Pre-ground coffees sold in supermarket cans are almost always blends. The only exception I’m aware of at this writing is a canned dark-roast Colombia.
Many of the most widely distributed canned dark-roast coffees are ground far too coarsely for home espresso brewing. If you are a novice trying home espresso brewing for the first time, do not start with a canned dark-roast coffee ground for all-purpose brewing. The coarse grind will only lead to watery, under-extracted coffee and frustration. Several packaged dark-roast coffees are ground to espresso specifications, however. The labels of these true espresso coffees usually display language like "ground extra-fine for espresso brewing."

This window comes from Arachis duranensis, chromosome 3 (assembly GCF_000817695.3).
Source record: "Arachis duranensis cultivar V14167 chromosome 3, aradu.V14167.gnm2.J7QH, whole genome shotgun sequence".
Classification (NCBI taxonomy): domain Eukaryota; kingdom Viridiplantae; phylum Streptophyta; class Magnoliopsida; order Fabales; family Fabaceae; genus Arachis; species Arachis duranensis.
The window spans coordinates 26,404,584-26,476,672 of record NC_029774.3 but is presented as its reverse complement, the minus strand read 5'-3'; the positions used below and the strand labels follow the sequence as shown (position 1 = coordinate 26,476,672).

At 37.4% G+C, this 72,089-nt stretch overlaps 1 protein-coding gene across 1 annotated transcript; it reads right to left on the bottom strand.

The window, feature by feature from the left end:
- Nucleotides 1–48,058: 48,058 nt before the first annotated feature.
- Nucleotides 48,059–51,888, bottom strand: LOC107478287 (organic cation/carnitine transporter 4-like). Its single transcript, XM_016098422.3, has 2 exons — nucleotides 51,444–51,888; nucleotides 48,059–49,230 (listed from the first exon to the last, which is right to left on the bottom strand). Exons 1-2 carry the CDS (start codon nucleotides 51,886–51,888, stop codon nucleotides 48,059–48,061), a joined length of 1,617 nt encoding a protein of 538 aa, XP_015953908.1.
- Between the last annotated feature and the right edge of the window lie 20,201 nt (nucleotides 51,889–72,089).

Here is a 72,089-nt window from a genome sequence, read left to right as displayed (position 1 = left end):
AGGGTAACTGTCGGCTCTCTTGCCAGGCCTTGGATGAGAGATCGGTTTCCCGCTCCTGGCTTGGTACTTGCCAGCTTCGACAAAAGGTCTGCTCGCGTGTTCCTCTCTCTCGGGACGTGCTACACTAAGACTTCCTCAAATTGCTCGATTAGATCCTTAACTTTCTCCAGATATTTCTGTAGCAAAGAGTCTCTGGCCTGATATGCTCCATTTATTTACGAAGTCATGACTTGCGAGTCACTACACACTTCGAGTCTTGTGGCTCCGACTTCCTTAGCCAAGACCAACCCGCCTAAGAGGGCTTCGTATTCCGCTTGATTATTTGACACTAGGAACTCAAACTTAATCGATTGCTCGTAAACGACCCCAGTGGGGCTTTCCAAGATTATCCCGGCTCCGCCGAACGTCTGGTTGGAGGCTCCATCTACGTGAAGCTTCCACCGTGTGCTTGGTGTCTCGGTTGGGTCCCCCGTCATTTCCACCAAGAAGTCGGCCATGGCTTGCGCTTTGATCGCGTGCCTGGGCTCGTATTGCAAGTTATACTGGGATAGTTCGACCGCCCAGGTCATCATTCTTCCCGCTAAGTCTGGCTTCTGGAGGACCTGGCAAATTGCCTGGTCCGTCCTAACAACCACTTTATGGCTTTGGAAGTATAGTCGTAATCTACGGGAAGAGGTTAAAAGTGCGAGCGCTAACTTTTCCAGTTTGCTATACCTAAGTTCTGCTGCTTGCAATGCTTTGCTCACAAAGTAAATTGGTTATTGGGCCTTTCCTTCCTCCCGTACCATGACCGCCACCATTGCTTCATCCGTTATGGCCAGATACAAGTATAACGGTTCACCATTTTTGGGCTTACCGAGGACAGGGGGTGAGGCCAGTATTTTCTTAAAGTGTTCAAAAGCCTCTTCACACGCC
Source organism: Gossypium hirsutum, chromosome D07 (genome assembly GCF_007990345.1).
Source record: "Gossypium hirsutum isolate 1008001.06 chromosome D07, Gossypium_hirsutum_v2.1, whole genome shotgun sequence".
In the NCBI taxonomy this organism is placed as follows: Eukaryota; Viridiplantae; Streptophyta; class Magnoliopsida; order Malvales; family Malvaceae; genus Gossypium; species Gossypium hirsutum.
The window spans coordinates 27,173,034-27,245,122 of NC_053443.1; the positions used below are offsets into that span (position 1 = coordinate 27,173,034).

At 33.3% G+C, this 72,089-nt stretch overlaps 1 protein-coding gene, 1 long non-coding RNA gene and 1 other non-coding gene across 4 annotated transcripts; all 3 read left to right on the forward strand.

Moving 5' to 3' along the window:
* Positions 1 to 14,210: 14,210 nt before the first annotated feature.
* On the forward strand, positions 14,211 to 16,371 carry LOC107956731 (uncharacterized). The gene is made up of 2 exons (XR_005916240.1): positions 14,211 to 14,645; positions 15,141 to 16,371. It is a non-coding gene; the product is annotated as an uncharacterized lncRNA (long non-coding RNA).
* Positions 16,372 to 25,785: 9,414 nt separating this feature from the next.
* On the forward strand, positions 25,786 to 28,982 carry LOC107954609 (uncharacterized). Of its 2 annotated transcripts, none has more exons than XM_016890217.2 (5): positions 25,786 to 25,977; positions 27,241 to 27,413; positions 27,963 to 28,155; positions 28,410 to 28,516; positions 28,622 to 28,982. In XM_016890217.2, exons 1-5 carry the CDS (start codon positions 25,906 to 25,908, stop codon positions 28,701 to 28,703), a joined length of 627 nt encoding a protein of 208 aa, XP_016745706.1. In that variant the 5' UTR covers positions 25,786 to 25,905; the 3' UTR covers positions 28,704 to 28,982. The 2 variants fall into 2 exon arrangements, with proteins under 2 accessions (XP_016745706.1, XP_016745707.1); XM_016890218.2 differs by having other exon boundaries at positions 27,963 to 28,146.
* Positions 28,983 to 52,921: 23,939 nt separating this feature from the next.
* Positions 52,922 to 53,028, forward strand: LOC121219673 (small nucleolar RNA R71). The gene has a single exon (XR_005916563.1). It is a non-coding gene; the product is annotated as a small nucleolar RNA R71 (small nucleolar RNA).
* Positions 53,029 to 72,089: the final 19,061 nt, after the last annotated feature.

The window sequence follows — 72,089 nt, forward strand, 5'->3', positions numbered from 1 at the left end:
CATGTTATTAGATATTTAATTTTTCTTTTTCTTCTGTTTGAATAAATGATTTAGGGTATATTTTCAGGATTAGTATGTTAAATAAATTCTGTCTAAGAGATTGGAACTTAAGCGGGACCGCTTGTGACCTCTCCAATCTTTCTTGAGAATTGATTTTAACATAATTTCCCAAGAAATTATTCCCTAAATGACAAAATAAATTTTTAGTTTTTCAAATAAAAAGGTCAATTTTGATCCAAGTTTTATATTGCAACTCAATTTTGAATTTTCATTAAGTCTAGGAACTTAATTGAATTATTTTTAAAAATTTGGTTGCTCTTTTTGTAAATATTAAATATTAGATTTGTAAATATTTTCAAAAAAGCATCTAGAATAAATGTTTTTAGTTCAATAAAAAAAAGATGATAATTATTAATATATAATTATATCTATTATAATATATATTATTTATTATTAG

In style, pre-ground, canned espresso blends range from mild, sweet styles prepared in northern Italy to reflect classic Italian taste, like the famous Illy Caffe, to much more darkly-roast coffees with an earthy twist intended for "the Latin taste," as the language on the can usually puts it, to a 100% Colombian with dry, acidy notes vibrating inside the bittersweetness of the dark-roast flavor. These canned, pre-ground coffees can provide a helpful orientation to the range of experience possible in espresso-style blends.
Nevertheless, canned coffees are limited in several respects. First of all, pre-ground coffees, regardless of packaging, simply cannot deliver a cup of espresso as fresh as can recently-roasted whole-bean coffees ground immediately before brewing. Secondly, canned coffees can’t come to offering the espresso aficionado the variety that whole-bean coffees do.